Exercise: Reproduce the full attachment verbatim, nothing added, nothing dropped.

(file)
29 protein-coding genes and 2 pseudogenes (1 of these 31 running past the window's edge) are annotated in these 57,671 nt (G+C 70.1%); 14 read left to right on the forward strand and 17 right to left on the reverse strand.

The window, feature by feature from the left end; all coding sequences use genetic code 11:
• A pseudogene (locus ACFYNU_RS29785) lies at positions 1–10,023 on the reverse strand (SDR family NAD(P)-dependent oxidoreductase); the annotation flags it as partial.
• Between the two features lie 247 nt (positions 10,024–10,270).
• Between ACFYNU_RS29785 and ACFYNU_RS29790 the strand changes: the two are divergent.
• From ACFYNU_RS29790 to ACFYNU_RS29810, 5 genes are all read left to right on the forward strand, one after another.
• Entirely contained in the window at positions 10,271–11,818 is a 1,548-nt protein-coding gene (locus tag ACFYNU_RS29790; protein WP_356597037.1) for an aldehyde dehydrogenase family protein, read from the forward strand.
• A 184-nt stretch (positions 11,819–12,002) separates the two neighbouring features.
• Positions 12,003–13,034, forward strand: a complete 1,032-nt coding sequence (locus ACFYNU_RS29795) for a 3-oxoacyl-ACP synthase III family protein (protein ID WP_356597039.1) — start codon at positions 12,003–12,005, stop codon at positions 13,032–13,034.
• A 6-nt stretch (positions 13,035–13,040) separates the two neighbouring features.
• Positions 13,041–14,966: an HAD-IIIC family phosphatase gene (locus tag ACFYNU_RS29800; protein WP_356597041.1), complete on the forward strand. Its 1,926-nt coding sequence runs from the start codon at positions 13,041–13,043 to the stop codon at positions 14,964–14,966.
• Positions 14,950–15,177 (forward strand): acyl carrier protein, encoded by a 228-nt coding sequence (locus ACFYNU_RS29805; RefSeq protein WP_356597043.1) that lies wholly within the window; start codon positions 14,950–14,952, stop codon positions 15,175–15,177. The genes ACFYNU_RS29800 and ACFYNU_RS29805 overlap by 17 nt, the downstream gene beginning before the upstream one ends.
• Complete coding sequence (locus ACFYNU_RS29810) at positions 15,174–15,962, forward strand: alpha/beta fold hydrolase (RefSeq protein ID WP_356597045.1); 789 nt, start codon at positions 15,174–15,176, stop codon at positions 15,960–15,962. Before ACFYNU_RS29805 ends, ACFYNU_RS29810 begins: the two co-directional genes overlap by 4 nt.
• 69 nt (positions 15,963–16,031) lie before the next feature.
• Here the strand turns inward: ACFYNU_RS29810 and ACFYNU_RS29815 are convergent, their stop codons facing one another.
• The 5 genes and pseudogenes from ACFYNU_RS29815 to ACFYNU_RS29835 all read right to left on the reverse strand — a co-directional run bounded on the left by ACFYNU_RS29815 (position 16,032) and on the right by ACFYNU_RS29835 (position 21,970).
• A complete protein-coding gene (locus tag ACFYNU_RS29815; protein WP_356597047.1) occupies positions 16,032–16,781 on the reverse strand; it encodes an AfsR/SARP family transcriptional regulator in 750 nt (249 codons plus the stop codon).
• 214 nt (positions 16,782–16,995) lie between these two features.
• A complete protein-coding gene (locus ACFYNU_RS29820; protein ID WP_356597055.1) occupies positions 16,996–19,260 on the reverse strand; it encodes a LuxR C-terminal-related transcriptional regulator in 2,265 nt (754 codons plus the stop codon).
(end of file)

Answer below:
29 protein-coding genes and 2 pseudogenes (1 of these 31 running past the window's edge) are annotated in these 57,671 nt (G+C 70.1%); 14 read left to right on the forward strand and 17 right to left on the reverse strand.

The window, feature by feature from the left end; all coding sequences use genetic code 11:
• A pseudogene (locus ACFYNU_RS29785) lies at positions 1–10,023 on the reverse strand (SDR family NAD(P)-dependent oxidoreductase); the annotation flags it as partial.
• Between the two features lie 247 nt (positions 10,024–10,270).
• Between ACFYNU_RS29785 and ACFYNU_RS29790 the strand changes: the two are divergent.
• From ACFYNU_RS29790 to ACFYNU_RS29810, 5 genes are all read left to right on the forward strand, one after another.
• Entirely contained in the window at positions 10,271–11,818 is a 1,548-nt protein-coding gene (locus tag ACFYNU_RS29790; protein WP_356597037.1) for an aldehyde dehydrogenase family protein, read from the forward strand.
• A 184-nt stretch (positions 11,819–12,002) separates the two neighbouring features.
• Positions 12,003–13,034, forward strand: a complete 1,032-nt coding sequence (locus ACFYNU_RS29795) for a 3-oxoacyl-ACP synthase III family protein (protein ID WP_356597039.1) — start codon at positions 12,003–12,005, stop codon at positions 13,032–13,034.
• A 6-nt stretch (positions 13,035–13,040) separates the two neighbouring features.
• Positions 13,041–14,966: an HAD-IIIC family phosphatase gene (locus tag ACFYNU_RS29800; protein WP_356597041.1), complete on the forward strand. Its 1,926-nt coding sequence runs from the start codon at positions 13,041–13,043 to the stop codon at positions 14,964–14,966.
• Positions 14,950–15,177 (forward strand): acyl carrier protein, encoded by a 228-nt coding sequence (locus ACFYNU_RS29805; RefSeq protein WP_356597043.1) that lies wholly within the window; start codon positions 14,950–14,952, stop codon positions 15,175–15,177. The genes ACFYNU_RS29800 and ACFYNU_RS29805 overlap by 17 nt, the downstream gene beginning before the upstream one ends.
• Complete coding sequence (locus ACFYNU_RS29810) at positions 15,174–15,962, forward strand: alpha/beta fold hydrolase (RefSeq protein ID WP_356597045.1); 789 nt, start codon at positions 15,174–15,176, stop codon at positions 15,960–15,962. Before ACFYNU_RS29805 ends, ACFYNU_RS29810 begins: the two co-directional genes overlap by 4 nt.
• 69 nt (positions 15,963–16,031) lie before the next feature.
• Here the strand turns inward: ACFYNU_RS29810 and ACFYNU_RS29815 are convergent, their stop codons facing one another.
• The 5 genes and pseudogenes from ACFYNU_RS29815 to ACFYNU_RS29835 all read right to left on the reverse strand — a co-directional run bounded on the left by ACFYNU_RS29815 (position 16,032) and on the right by ACFYNU_RS29835 (position 21,970).
• A complete protein-coding gene (locus tag ACFYNU_RS29815; protein WP_356597047.1) occupies positions 16,032–16,781 on the reverse strand; it encodes an AfsR/SARP family transcriptional regulator in 750 nt (249 codons plus the stop codon).
• 214 nt (positions 16,782–16,995) lie between these two features.
• A complete protein-coding gene (locus ACFYNU_RS29820; protein ID WP_356597055.1) occupies positions 16,996–19,260 on the reverse strand; it encodes a LuxR C-terminal-related transcriptional regulator in 2,265 nt (754 codons plus the stop codon).